Immediately preceding What Price Hollywood?, just after 7:45 PM, is Fashion's Mirror, which is a 1930 one-reeler from Vitaphone. Warner Bros./Vitaphone were making a lot fo one-reelers during the early years of sound movies, most of which look fairly creak today, although some of them are at least mildly interesting for their historical documentation of the way things were (or the music) back in the day. This one, which I haven't seen before, apparently involves a no-good son putting on a fashion show to help out his father's business.
The other short, which concludes tonight's proceedings, is Toyland Casino, which TCM's schedule lists as starting at 5:39 AM, early tomorrow morning. Another one that I haven't seen, this is listed as a two-reel yourh talent show. I have to admit that it doesn't sound terribly appealing, but I'm sure there are people who will find it interesting.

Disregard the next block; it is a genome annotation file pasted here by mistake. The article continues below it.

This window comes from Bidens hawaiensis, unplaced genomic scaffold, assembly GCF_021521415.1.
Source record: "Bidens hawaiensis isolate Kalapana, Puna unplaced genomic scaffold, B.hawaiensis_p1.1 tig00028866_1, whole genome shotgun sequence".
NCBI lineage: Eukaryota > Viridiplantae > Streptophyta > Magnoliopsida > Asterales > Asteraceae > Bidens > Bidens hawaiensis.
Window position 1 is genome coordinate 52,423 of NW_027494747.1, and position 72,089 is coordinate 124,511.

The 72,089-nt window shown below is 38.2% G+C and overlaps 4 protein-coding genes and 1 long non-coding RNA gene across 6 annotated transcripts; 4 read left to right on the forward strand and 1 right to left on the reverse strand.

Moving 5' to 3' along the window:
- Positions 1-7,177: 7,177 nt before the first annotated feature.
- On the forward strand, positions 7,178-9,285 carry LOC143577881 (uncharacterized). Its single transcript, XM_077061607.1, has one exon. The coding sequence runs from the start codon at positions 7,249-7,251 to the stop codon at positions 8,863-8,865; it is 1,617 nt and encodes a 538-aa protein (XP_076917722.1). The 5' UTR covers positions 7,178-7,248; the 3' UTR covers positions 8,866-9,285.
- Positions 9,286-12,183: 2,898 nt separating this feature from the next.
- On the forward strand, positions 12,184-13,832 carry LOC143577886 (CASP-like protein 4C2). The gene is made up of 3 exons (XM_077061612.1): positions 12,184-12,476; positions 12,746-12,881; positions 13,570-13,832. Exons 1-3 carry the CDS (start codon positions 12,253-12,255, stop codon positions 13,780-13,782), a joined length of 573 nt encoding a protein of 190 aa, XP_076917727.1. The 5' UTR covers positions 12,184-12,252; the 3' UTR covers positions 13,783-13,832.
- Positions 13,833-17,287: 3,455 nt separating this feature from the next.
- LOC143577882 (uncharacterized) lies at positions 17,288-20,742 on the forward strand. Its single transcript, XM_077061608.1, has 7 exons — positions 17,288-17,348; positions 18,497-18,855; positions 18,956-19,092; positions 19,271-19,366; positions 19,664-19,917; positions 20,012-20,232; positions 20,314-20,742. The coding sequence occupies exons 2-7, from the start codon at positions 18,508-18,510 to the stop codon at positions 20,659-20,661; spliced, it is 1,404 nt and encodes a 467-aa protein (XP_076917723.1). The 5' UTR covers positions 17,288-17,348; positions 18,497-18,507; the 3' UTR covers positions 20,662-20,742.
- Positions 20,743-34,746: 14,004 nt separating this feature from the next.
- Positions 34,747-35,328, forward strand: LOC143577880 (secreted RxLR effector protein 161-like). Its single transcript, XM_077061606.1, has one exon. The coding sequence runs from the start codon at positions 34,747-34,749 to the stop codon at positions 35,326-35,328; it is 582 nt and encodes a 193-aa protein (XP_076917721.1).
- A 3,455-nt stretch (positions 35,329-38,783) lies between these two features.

Monday, November 12, 2012
I've mentioned various detective film series in the past. One that I don't think I've mentioned before is Nick Carter, a series of three B-movies at MGM in 1939 and 1940 which are mildly intereting because Carter was played by Walter Pidgeon. (Looking through Pidgeon's credits, I can't tell if he was a leading man before this. All of the famous stuff came just afterwards.) The series starts with Nick Carter, Master Detective at 1:45, and concludes with Sky Murder at 4:00 PM.